OPINION: In the Moon of the Falling Leaves


I’ve just returned from New York


There, I attended the People’s Climate March, where 400,000

people walked the streets of the city, demanding that governments

take action on the climate. It was the largest such rally in U.S.

history. I was joined by my two l4 year-old sons, to witness history

in the making.

Since we were in town, we also went to

the United Nations to see Indigenous peoples. This is to say, the

Tadadaho – the leader of the Iroquois Confederacy – open the

General Assembly at the United Nations. (He’s sort of like the

Dalai Lama of the Iroquois confederacy in my mind). This was the

first time that an Indigenous spiritual leader has spoken his

language at the United Nations and opened the General Assembly,

representing – in this case – the oldest North American democracy

and a people much older than the United Nations.

Let us say that history is often made

in some moments, those moments are part of a force which changes the

course of history. That we know and what that means now, is what I am


History, after all, teaches that there

is a moment when a paradigm shifts. Those moments are often a result

of many actions – whether lawsuits, police and civil society

conflict, or demonstrations. One moment was the March on Washington,

where Rev. Martin Luther King, Jr. delivered the “I Have a Dream”

speech on Aug. 28, l963. That was a defining moment in the American

Civil Rights Movement. The Civil Rights Act was passed one year

later. That law guaranteed people the right to desegregate the

schools and motels, restaurants and almost all public facilities.

When the 1970 Kent State University

student anti-war protests resulted in students being shot by the

National Guard, our country took a moment to pause. After all, the

guardsmen fired 67 rounds over a period of 13 seconds, killing four

students and wounding nine others. The Vietnam War did not end until

1973, but that was a moment I clearly remember as a child. I think we

questioned what we were doing in our own country and abroad. Wars, I

think we all know, take a while to stop.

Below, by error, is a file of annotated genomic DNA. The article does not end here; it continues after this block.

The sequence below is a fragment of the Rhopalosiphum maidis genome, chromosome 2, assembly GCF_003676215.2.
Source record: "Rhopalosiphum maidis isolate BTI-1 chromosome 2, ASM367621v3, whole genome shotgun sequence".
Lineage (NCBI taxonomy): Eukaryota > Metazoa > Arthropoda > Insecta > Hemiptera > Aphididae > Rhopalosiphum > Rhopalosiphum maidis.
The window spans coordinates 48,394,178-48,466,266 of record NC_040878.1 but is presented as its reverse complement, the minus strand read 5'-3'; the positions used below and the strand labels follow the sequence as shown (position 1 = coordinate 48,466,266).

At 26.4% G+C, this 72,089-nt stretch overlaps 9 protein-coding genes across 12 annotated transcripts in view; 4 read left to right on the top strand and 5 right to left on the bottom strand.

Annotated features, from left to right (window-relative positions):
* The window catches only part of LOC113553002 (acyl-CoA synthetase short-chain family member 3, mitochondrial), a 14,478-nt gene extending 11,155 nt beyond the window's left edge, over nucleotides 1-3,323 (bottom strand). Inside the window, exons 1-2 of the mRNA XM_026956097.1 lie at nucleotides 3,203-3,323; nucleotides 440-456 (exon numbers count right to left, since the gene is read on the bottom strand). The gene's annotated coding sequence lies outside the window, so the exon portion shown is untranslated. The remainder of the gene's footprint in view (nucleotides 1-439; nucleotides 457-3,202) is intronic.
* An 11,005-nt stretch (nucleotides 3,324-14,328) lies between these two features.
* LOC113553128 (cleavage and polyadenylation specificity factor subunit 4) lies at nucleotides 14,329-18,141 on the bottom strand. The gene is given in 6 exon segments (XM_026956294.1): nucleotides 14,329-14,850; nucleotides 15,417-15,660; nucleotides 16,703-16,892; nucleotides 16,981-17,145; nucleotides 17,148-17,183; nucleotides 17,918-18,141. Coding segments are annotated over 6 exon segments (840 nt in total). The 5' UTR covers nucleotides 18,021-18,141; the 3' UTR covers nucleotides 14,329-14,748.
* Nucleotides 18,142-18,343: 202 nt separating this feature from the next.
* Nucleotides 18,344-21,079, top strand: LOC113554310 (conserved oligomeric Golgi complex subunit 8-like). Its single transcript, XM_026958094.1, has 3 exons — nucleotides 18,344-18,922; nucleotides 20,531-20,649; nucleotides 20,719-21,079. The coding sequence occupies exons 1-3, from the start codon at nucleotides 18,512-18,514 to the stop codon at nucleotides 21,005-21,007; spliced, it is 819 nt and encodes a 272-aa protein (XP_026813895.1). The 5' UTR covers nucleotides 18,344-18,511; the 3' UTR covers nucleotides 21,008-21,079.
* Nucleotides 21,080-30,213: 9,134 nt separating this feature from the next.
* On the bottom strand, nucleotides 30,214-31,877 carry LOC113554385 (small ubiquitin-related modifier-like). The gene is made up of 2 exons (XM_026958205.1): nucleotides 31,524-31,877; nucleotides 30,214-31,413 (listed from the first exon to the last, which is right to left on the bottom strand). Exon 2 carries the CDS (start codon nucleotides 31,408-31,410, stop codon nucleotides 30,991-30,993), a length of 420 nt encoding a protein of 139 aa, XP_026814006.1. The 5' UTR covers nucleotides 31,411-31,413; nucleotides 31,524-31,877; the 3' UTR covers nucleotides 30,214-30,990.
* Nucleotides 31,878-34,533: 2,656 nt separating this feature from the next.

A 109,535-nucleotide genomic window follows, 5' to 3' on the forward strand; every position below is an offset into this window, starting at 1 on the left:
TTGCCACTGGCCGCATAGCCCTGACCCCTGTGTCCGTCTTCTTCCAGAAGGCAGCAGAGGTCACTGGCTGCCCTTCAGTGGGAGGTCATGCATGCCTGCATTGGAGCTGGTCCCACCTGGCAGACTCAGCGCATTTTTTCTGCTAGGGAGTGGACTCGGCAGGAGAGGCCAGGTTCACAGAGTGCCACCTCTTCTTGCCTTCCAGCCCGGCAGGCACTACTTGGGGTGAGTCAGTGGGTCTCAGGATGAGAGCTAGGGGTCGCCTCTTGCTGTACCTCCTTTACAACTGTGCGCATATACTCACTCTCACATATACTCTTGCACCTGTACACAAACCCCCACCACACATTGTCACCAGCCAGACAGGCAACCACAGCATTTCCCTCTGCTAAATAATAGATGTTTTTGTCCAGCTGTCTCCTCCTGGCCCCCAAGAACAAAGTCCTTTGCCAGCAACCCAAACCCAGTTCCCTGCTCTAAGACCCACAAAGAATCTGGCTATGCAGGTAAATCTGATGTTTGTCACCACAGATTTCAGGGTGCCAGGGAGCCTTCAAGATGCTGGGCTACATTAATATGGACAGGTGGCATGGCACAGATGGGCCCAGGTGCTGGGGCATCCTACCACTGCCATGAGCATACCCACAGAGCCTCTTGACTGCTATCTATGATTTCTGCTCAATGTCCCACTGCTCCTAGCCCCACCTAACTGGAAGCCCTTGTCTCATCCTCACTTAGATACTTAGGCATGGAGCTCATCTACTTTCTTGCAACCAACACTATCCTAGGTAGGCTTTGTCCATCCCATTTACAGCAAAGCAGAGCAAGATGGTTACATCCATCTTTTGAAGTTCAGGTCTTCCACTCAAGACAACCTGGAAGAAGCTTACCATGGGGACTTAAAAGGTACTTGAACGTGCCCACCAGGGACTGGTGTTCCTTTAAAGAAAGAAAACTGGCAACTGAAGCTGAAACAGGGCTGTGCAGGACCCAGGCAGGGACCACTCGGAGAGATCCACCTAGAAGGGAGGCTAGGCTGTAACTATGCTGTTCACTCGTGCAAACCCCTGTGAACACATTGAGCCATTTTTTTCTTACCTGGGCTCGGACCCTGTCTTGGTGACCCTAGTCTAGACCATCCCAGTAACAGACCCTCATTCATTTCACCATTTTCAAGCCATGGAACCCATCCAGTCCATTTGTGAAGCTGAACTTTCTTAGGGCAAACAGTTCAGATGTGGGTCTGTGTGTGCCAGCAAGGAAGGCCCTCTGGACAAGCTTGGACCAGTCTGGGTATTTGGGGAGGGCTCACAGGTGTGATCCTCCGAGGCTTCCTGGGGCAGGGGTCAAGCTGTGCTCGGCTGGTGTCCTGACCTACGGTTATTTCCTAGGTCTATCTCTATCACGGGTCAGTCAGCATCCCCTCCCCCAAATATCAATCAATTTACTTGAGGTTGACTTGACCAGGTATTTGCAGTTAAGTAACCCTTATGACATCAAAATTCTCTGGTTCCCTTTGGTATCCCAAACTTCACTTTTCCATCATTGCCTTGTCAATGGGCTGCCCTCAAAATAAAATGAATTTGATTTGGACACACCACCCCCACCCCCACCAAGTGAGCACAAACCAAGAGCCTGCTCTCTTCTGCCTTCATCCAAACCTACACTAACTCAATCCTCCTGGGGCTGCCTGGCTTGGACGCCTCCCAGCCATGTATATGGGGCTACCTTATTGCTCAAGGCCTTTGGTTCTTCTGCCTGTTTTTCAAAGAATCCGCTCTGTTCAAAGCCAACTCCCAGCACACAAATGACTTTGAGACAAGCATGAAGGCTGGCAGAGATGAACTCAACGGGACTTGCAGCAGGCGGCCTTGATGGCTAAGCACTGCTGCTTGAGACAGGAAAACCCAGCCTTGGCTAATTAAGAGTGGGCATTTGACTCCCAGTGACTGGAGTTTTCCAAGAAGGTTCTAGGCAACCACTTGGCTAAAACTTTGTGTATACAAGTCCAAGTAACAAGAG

In l993, South Africa had its first

elections, after decades of repression, violence and the 28 year

jailing of Nelson Mandela under Apartheid. That year, all people had

a right to vote and what had been a modern slavery system was

abolished. It took time, consciousness and many forces to make


I don’t know, but maybe we will

learn something from Ferguson, Mo. as well. Like, perhaps military

weapons should not be sent to civilian forces. Perhaps we will

consider if U.S. citizens who protest should be tear-gassed or shot

by their own police. Even if they are not white college students.

So, here is to say, that it is time to

be conscious of this time and opportunity to make our world better.

It’s time to change the course of our collective history. After

all, governments have been negotiating on climate for about half of

my life. It turns out that carbon dioxide levels are 63 percent

higher than they were in 1990. North Dakota itself, has some of the

dirtiest coal plants in the country, along with neighboring Montana

and Wyoming, all big sky states, with an aging coal generation.

Flaring off all that fracked oil and gas is not helping much either.

On a percentage basis, more gas is

flared in the state than in any other domestic oil field and at a

level equal to Russia and twice that in Nigeria. It’s about the

equivalent to 300,000 cars on the road. We might want to look into

that, if we want to hang out for a bit longer and not end up in


Change happens in different ways. The

day after the climate rally, the Rockefeller Brothers Fund, an $800

million foundation that made its money on fossil fuels, announced

that it would divest in fossil fuel holdings, because holding them

when the planet combusts is a bad idea.

It’s called a stranded asset and

even the Rockefellers see the need to change. That’s a different

form of change, but it is a shift.

I witnessed history on Sept. 21.

Native leaders, after 40 years of asking the United Nations to

recognize the rights of Indigenous peoples, were present in all their

glory. There’s a U.S. Justice Department investigation into the

police use of force in Ferguson, which I hope will result in some

rethinking of police behavior and weaponry. And who knows what else.

In this moon of the falling leaves, we

were all present for some remarkable moments. We all should be that